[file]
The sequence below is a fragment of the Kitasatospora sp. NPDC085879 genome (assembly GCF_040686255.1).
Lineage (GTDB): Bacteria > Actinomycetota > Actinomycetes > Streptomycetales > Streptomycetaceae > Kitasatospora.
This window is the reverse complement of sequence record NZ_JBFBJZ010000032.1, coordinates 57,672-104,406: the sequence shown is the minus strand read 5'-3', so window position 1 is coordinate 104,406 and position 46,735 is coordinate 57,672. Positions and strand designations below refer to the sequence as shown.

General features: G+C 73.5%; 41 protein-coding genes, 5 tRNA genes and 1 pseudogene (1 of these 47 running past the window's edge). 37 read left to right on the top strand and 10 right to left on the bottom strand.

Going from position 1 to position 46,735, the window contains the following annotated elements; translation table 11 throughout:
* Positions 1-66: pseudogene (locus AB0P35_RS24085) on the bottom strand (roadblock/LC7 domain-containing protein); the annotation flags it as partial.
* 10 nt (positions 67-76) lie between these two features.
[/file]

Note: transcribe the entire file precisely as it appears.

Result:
The sequence below is a fragment of the Kitasatospora sp. NPDC085879 genome (assembly GCF_040686255.1).
Lineage (GTDB): Bacteria > Actinomycetota > Actinomycetes > Streptomycetales > Streptomycetaceae > Kitasatospora.
This window is the reverse complement of sequence record NZ_JBFBJZ010000032.1, coordinates 57,672-104,406: the sequence shown is the minus strand read 5'-3', so window position 1 is coordinate 104,406 and position 46,735 is coordinate 57,672. Positions and strand designations below refer to the sequence as shown.

General features: G+C 73.5%; 41 protein-coding genes, 5 tRNA genes and 1 pseudogene (1 of these 47 running past the window's edge). 37 read left to right on the top strand and 10 right to left on the bottom strand.

Going from position 1 to position 46,735, the window contains the following annotated elements; translation table 11 throughout:
* Positions 1-66: pseudogene (locus AB0P35_RS24085) on the bottom strand (roadblock/LC7 domain-containing protein); the annotation flags it as partial.
* 10 nt (positions 67-76) lie between these two features.